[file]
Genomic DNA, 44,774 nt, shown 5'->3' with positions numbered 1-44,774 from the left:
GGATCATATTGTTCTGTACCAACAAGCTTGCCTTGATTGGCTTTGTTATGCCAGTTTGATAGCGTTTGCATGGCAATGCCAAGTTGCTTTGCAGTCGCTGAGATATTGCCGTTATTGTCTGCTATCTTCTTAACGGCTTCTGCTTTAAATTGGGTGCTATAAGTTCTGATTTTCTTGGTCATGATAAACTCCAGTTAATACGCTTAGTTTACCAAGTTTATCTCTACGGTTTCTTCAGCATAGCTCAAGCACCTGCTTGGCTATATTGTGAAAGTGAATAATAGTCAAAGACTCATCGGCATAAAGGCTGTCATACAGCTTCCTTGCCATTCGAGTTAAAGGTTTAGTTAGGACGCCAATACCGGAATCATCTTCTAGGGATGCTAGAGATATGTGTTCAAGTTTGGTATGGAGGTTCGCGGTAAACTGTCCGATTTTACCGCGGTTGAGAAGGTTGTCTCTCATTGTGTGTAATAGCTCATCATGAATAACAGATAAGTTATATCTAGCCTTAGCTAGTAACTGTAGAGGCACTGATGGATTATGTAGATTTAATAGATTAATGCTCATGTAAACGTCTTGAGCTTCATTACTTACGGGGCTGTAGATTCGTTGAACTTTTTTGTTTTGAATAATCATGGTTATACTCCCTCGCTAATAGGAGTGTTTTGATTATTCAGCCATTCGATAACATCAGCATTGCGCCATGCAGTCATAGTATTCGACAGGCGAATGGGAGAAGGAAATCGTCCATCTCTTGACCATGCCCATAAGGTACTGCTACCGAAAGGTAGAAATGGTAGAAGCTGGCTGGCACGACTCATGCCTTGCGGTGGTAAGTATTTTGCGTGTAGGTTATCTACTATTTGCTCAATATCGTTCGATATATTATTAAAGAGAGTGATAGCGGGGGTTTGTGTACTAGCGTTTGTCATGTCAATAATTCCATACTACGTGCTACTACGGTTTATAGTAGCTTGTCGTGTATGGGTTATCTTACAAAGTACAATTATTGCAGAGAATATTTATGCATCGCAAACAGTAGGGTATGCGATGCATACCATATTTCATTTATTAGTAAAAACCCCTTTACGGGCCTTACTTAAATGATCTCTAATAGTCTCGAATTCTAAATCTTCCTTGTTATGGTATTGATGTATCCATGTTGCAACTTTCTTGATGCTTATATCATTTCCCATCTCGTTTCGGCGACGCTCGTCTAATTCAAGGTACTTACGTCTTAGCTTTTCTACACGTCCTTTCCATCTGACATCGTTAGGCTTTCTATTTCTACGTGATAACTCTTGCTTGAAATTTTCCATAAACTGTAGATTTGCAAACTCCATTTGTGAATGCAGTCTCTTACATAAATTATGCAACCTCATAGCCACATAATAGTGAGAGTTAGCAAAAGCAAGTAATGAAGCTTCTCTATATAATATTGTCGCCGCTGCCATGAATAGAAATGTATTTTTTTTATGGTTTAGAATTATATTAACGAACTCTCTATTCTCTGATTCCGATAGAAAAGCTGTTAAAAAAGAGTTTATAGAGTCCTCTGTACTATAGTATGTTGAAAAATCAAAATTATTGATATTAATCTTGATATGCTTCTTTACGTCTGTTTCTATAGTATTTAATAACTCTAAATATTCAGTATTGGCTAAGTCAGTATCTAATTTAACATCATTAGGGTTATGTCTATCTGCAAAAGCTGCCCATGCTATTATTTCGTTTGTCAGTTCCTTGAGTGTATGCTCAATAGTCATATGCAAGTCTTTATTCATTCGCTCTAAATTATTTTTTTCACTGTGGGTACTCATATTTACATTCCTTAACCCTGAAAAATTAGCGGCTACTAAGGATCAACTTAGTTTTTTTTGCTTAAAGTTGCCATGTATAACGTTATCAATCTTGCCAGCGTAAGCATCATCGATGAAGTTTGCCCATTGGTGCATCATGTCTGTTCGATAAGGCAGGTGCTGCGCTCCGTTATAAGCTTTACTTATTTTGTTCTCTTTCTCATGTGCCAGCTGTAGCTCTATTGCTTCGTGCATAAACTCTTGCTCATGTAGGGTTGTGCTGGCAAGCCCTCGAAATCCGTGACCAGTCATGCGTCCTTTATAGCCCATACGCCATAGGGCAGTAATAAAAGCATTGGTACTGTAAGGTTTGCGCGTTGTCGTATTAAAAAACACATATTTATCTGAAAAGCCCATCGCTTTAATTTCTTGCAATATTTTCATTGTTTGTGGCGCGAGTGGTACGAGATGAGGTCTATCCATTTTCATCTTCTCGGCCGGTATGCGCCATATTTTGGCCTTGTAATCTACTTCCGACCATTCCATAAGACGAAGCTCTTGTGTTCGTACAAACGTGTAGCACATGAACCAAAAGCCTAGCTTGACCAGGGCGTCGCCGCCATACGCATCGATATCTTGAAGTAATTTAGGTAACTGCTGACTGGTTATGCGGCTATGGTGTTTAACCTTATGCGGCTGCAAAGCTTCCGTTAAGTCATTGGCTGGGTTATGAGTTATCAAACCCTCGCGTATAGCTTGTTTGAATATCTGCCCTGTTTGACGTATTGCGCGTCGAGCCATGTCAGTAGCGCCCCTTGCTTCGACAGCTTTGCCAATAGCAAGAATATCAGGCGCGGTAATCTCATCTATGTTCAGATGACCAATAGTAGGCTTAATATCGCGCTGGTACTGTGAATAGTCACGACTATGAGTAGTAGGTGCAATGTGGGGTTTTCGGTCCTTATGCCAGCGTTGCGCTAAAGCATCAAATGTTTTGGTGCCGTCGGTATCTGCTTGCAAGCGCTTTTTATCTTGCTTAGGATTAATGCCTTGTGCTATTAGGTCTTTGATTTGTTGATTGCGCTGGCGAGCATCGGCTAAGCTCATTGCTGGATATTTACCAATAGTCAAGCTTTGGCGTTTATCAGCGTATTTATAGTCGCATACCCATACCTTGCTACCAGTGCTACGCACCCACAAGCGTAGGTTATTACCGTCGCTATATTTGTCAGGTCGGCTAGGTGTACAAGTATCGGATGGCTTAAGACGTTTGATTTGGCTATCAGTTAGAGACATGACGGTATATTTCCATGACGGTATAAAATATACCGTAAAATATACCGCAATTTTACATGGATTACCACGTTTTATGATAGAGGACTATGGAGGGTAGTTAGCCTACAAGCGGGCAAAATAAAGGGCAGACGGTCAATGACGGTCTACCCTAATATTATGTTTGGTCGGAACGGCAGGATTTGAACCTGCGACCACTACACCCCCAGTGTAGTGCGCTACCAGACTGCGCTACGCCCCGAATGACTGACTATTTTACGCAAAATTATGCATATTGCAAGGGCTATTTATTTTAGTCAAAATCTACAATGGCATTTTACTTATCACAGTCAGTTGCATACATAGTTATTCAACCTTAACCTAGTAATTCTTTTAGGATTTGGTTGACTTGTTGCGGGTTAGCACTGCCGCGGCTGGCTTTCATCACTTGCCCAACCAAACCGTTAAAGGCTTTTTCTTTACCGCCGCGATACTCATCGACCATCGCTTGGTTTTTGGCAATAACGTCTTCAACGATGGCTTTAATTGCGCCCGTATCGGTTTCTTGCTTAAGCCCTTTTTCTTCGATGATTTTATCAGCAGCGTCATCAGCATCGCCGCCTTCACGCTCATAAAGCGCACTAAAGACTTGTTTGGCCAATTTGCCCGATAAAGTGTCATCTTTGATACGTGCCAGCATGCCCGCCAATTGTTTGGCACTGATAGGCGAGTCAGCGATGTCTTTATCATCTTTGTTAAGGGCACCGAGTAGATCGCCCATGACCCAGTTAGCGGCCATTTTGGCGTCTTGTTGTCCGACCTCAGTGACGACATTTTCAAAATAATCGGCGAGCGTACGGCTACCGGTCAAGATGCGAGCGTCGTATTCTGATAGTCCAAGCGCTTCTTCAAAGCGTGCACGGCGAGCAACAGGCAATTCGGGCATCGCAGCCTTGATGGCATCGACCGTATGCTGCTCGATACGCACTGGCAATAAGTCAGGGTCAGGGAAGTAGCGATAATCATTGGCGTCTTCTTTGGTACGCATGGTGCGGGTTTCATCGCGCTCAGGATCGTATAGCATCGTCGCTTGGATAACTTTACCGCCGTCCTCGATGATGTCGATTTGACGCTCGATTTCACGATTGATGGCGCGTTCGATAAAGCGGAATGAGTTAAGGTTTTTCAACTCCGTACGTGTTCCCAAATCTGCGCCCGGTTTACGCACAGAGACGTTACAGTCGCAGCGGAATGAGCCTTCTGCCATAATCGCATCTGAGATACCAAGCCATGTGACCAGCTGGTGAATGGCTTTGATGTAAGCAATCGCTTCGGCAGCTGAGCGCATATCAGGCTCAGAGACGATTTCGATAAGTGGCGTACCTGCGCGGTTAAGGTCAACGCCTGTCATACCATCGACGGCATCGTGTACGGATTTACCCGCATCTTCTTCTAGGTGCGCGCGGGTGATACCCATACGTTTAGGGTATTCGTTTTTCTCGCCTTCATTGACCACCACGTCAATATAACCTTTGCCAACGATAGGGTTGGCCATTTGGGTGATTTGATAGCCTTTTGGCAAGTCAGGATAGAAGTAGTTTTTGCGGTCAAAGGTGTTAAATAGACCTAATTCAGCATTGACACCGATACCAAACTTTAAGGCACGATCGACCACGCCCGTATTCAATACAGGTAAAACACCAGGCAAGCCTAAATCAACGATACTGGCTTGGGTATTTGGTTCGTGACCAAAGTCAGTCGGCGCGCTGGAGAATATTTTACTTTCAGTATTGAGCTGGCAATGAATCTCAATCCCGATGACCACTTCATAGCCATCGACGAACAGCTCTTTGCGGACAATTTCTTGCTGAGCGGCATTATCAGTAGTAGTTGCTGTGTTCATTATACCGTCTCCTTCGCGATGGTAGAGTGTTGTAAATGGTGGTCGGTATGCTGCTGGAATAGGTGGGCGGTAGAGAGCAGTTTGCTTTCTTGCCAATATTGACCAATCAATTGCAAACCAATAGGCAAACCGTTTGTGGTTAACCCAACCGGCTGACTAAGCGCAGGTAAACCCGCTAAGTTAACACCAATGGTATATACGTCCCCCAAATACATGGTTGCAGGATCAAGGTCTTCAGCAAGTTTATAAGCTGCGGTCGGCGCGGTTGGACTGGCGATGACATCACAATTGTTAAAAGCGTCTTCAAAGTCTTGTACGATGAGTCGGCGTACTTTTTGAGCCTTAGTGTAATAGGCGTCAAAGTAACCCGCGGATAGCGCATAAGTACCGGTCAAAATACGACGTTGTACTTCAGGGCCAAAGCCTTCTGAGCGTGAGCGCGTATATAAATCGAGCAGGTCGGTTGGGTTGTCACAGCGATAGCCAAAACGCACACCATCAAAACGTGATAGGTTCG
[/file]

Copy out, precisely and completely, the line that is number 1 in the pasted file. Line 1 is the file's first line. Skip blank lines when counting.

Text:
Genomic DNA, 44,774 nt, shown 5'->3' with positions numbered 1-44,774 from the left: